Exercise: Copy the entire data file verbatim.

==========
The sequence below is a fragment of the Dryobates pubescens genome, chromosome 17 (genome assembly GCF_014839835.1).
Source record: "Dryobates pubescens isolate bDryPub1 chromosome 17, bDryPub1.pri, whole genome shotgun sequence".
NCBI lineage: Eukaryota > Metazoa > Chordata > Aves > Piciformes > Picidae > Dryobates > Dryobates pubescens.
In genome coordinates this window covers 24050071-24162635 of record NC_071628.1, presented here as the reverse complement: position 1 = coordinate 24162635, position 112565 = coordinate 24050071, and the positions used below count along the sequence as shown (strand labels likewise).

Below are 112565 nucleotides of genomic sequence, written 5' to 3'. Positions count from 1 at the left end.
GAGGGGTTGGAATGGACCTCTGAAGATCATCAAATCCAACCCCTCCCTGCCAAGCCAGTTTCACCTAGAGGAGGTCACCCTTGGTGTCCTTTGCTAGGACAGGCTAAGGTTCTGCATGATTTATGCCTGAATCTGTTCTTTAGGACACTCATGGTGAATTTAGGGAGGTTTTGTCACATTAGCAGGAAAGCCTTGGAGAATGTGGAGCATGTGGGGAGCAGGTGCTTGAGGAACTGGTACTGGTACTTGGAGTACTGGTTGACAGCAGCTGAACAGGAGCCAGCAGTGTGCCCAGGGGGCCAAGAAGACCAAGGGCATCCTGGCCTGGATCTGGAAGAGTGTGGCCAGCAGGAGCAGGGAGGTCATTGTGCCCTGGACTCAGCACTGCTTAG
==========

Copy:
The sequence below is a fragment of the Dryobates pubescens genome, chromosome 17 (genome assembly GCF_014839835.1).
Source record: "Dryobates pubescens isolate bDryPub1 chromosome 17, bDryPub1.pri, whole genome shotgun sequence".
NCBI lineage: Eukaryota > Metazoa > Chordata > Aves > Piciformes > Picidae > Dryobates > Dryobates pubescens.
In genome coordinates this window covers 24050071-24162635 of record NC_071628.1, presented here as the reverse complement: position 1 = coordinate 24162635, position 112565 = coordinate 24050071, and the positions used below count along the sequence as shown (strand labels likewise).

Below are 112565 nucleotides of genomic sequence, written 5' to 3'. Positions count from 1 at the left end.
GAGGGGTTGGAATGGACCTCTGAAGATCATCAAATCCAACCCCTCCCTGCCAAGCCAGTTTCACCTAGAGGAGGTCACCCTTGGTGTCCTTTGCTAGGACAGGCTAAGGTTCTGCATGATTTATGCCTGAATCTGTTCTTTAGGACACTCATGGTGAATTTAGGGAGGTTTTGTCACATTAGCAGGAAAGCCTTGGAGAATGTGGAGCATGTGGGGAGCAGGTGCTTGAGGAACTGGTACTGGTACTTGGAGTACTGGTTGACAGCAGCTGAACAGGAGCCAGCAGTGTGCCCAGGGGGCCAAGAAGACCAAGGGCATCCTGGCCTGGATCTGGAAGAGTGTGGCCAGCAGGAGCAGGGAGGTCATTGTGCCCTGGACTCAGCACTGCTTAG